UAW threatening strike at country’s largest Ford factory


The United Auto Workers union is threatening to go on strike next week at Ford Motor Co.’s largest and most profitable factory in a dispute over local contract language.

The union said Friday that nearly 9,000 workers at the Kentucky Truck Plant in Louisville will strike on Feb. 23 if the local contract dispute is not resolved.

If there’s a strike, it would be the second time the union has walked out at the sprawling factory in the past year. In October, UAW workers shut down the plant during national contract negotiations that ended with large raises for employees.

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The plant, one of two Ford factories in Louisville, makes heavy-duty F-Series pickup trucks and the Ford Excursion and Lincoln Navigator large SUVs, all hugely profitable vehicles for the company.

Workers are seen on an assembly line at the Ford Kentucky Truck Plant in Louisville, Kentucky, on Oct. 27, 2017. (AP Photo/Timothy D. Easley, File)

The union says that workers have been without a local contract for five months. The main areas of dispute are health and safety issues, minimum in-plant nurse staffing, ergonomic issues, and the company’s effort to reduce the number of skilled trades workers.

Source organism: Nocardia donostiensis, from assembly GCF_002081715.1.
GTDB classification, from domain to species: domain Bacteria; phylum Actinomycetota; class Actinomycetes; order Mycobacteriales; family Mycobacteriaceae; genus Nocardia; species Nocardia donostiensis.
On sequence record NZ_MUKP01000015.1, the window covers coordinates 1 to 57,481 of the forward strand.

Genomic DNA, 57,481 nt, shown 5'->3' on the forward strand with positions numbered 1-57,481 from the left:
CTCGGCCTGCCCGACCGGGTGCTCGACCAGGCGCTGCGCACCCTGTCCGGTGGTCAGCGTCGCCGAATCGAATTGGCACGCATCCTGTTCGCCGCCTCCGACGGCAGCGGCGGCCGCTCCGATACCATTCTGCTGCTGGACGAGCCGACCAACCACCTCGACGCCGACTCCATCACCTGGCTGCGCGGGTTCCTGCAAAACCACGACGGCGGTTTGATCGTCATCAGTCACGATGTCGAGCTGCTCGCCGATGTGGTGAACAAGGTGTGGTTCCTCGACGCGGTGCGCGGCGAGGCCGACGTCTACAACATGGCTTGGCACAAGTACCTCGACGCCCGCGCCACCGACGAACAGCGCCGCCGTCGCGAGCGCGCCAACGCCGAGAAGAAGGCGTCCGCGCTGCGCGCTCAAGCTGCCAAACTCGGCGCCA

A message was left Friday seeking comment from Ford.

The union says the strike could begin at 12:01 a.m. on Feb. 23. It says there are 19 other local agreements being negotiated with Ford, and several more at rivals General Motors and Stellantis.

The strike threat comes one day after Ford CEO Jim Farley told an analysts’ conference in New York that last fall’s contentious strike changed Ford’s relationship with the union to the point where the automaker will “think carefully” about where it builds future vehicles.

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Farley said that the Louisville factory was the first truck plant that the UAW shut down during last year’s strike, even though Ford made a conscious decision to build all of its pickup trucks in the U.S. Rivals General Motors and Stellantis have truck plants in the U.S. and Mexico.




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